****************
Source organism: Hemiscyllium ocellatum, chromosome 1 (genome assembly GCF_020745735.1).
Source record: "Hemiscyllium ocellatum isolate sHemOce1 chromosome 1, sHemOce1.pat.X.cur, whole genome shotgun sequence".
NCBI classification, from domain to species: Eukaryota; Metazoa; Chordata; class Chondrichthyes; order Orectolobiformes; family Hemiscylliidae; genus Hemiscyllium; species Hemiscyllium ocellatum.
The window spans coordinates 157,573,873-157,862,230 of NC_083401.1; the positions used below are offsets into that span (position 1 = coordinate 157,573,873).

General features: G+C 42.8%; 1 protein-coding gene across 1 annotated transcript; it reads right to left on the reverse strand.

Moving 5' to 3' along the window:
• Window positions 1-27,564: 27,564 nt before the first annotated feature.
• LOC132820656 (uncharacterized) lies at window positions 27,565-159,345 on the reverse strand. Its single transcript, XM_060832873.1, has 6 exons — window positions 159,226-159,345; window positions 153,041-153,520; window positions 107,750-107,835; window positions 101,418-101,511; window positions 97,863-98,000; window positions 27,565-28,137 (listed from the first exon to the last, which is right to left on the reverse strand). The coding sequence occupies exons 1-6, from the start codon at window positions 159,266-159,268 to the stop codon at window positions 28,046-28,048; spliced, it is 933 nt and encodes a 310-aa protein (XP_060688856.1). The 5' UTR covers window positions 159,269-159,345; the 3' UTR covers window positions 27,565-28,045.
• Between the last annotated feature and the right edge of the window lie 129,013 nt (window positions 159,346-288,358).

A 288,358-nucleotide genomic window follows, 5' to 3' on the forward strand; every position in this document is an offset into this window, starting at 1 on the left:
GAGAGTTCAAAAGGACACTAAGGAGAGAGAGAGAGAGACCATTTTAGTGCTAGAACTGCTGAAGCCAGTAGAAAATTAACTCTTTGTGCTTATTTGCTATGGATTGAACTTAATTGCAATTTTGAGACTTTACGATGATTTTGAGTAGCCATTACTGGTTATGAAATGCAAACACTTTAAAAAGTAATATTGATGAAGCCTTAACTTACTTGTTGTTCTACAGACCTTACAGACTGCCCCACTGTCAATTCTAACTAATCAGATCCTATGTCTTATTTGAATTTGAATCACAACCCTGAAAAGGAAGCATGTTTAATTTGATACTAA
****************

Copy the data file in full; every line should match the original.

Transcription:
Source organism: Hemiscyllium ocellatum, chromosome 1 (genome assembly GCF_020745735.1).
Source record: "Hemiscyllium ocellatum isolate sHemOce1 chromosome 1, sHemOce1.pat.X.cur, whole genome shotgun sequence".
NCBI classification, from domain to species: Eukaryota; Metazoa; Chordata; class Chondrichthyes; order Orectolobiformes; family Hemiscylliidae; genus Hemiscyllium; species Hemiscyllium ocellatum.
The window spans coordinates 157,573,873-157,862,230 of NC_083401.1; the positions used below are offsets into that span (position 1 = coordinate 157,573,873).

General features: G+C 42.8%; 1 protein-coding gene across 1 annotated transcript; it reads right to left on the reverse strand.

Moving 5' to 3' along the window:
• Window positions 1-27,564: 27,564 nt before the first annotated feature.
• LOC132820656 (uncharacterized) lies at window positions 27,565-159,345 on the reverse strand. Its single transcript, XM_060832873.1, has 6 exons — window positions 159,226-159,345; window positions 153,041-153,520; window positions 107,750-107,835; window positions 101,418-101,511; window positions 97,863-98,000; window positions 27,565-28,137 (listed from the first exon to the last, which is right to left on the reverse strand). The coding sequence occupies exons 1-6, from the start codon at window positions 159,266-159,268 to the stop codon at window positions 28,046-28,048; spliced, it is 933 nt and encodes a 310-aa protein (XP_060688856.1). The 5' UTR covers window positions 159,269-159,345; the 3' UTR covers window positions 27,565-28,045.
• Between the last annotated feature and the right edge of the window lie 129,013 nt (window positions 159,346-288,358).

A 288,358-nucleotide genomic window follows, 5' to 3' on the forward strand; every position in this document is an offset into this window, starting at 1 on the left:
GAGAGTTCAAAAGGACACTAAGGAGAGAGAGAGAGAGACCATTTTAGTGCTAGAACTGCTGAAGCCAGTAGAAAATTAACTCTTTGTGCTTATTTGCTATGGATTGAACTTAATTGCAATTTTGAGACTTTACGATGATTTTGAGTAGCCATTACTGGTTATGAAATGCAAACACTTTAAAAAGTAATATTGATGAAGCCTTAACTTACTTGTTGTTCTACAGACCTTACAGACTGCCCCACTGTCAATTCTAACTAATCAGATCCTATGTCTTATTTGAATTTGAATCACAACCCTGAAAAGGAAGCATGTTTAATTTGATACTAA